The NIH and Children's Hospital of Pittsburgh Foundation-funded lab of Thomas Diacovo, MD has active research programs in thrombosis and cell signaling.
In the former case, the lab focuses on the development of genetically engineered biological platforms that enable the in vivo study of human platelet-mediated hemostasis and thrombosis as well as therapies aimed at preventing platelet-vessel wall interactions that contribute to arterial thromboembolic events. In particular, the lab is interested in developing new therapies to prevent blood clots in neonates requiring a systemic-to-pulmonary artery shunt for palliation of single ventricle physiology.
Using these avatar models, novel microfluidic technologies, and blood samples from neonates with congenital heart disease, the lab was able to demonstrate the in vitro and in vivo efficacy of a new P2Y12 inhibitor (cangrelor) in reducing human platelet-mediated thrombus formation. Based on these findings, the lab successfully conducted a Phase 1 pharmacokinetic / pharmacodynamic study (Diacovo PI) in order to determine drug safety and dose to use in a phase 3 trial (Diacovo, PI) to assess the efficacy of cangrelor in preventing shunt thrombosis in neonates in the early postoperative period.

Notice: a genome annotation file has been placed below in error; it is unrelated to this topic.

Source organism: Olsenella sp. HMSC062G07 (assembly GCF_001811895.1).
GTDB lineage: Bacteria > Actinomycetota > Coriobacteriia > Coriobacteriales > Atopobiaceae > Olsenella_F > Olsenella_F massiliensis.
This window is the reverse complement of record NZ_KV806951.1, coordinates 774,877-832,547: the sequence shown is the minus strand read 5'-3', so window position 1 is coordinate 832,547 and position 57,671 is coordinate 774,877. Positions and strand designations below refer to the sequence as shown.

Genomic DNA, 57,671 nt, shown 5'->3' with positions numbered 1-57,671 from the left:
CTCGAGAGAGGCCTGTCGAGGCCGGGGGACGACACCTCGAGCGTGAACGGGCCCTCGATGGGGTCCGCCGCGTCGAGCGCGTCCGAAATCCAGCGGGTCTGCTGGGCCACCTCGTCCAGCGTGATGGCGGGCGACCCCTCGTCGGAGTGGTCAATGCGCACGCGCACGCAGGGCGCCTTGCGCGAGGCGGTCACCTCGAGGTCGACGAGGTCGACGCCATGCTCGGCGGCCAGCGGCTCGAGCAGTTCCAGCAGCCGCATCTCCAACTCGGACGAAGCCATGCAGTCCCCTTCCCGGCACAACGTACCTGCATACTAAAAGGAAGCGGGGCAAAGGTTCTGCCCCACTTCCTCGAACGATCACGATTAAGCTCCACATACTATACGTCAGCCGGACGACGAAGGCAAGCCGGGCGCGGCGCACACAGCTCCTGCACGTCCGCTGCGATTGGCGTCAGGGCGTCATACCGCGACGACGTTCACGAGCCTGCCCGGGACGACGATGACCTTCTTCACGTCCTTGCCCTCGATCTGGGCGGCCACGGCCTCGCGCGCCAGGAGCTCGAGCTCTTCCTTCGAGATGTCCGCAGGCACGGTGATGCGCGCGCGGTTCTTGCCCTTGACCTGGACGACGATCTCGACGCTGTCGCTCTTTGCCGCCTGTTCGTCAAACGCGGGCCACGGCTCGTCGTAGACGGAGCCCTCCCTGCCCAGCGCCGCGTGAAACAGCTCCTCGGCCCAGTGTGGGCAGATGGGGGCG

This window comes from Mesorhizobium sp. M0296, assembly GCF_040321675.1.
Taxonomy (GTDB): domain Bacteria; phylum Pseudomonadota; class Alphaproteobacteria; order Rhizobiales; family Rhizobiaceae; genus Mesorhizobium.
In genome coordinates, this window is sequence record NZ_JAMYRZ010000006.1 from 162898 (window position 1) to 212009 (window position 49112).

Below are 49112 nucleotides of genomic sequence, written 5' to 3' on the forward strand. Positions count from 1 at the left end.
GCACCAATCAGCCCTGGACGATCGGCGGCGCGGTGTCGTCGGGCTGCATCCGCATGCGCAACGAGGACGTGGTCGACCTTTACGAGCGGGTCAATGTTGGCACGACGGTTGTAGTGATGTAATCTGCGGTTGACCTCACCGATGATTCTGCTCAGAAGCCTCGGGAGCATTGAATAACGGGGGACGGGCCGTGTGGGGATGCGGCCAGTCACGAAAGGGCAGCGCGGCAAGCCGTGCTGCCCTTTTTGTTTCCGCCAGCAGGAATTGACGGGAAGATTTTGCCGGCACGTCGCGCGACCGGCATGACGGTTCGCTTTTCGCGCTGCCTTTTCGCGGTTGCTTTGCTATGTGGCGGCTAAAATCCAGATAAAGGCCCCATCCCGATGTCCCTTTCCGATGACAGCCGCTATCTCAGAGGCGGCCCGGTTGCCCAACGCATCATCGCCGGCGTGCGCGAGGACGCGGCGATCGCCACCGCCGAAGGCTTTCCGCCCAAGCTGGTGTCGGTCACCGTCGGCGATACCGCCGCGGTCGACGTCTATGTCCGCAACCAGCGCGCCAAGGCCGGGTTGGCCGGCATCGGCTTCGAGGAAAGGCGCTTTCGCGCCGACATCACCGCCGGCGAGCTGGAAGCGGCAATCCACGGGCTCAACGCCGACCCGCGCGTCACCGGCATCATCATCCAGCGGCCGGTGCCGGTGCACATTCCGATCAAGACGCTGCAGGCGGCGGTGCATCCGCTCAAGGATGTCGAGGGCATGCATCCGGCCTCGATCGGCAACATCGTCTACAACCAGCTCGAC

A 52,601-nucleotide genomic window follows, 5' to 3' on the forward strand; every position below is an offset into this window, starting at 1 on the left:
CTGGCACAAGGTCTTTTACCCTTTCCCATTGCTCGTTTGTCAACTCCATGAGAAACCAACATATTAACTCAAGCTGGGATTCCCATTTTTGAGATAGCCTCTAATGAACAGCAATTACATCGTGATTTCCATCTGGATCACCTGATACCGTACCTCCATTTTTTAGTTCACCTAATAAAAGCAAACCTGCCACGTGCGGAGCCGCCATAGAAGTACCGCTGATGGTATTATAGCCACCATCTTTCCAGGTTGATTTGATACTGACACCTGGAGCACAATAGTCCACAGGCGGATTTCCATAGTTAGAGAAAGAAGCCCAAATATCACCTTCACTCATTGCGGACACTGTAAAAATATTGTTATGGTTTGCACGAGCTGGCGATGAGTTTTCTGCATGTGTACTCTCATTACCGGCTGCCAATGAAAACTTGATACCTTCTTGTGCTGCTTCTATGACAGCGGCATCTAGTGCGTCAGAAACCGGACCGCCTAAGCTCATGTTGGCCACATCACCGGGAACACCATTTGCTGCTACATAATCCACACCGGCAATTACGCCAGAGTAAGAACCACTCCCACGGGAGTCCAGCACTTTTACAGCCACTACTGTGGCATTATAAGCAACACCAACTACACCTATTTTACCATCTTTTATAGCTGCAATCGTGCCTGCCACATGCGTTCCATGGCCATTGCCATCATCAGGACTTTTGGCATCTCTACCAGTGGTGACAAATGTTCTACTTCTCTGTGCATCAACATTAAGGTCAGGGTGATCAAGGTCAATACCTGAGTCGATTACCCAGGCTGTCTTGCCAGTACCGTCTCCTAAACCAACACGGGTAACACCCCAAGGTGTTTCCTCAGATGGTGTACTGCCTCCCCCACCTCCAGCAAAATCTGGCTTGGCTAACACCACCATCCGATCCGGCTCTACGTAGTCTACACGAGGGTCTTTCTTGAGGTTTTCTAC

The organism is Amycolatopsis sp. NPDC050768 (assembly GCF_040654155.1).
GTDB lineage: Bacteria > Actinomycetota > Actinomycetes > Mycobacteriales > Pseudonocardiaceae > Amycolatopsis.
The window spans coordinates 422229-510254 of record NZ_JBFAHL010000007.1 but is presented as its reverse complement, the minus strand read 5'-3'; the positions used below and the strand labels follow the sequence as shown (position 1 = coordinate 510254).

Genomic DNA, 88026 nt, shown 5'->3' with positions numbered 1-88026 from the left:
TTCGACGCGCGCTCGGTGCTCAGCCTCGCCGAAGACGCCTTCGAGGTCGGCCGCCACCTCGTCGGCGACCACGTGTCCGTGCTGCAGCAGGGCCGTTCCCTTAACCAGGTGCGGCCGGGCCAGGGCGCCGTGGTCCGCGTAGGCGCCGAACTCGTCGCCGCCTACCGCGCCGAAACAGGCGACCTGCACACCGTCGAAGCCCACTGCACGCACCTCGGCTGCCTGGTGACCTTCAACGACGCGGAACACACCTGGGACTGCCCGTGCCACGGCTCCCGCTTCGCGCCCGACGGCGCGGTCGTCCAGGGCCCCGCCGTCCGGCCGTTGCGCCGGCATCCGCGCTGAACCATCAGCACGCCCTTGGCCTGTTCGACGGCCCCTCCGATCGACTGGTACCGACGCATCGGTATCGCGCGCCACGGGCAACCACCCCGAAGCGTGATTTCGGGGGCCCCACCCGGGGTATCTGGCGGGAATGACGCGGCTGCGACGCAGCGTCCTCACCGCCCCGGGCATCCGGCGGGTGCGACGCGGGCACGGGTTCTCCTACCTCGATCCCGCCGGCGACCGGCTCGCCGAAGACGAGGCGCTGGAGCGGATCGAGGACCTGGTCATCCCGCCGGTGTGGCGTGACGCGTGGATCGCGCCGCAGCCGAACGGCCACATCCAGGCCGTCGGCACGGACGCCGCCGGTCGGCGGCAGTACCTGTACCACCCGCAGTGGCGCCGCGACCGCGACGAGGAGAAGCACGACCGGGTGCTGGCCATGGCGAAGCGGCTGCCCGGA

In addition to thrombosis research, the Diacovo Lab has been studying the role of class I phosphoinositide 3-kinases (PI3K) signaling pathway in inflammation and in hematological malignances. In fact, the group was the first to demonstrate that PI3Kgamma and PI3Kdelta can act as non-classical oncogenes by enabling leukemic transformation of T cell progenitors in the absence of the PTEN phosphatase tumor suppressor, and (2) it is possible to exploit the “addiction” of a hematological malignancy to specific PI3K isoforms, enabling the rational design of a PI3Kgamma/delta dual inhibitor. To this end, the lab has developed and patented such an inhibitor. A phase 1 trial is planned within the year.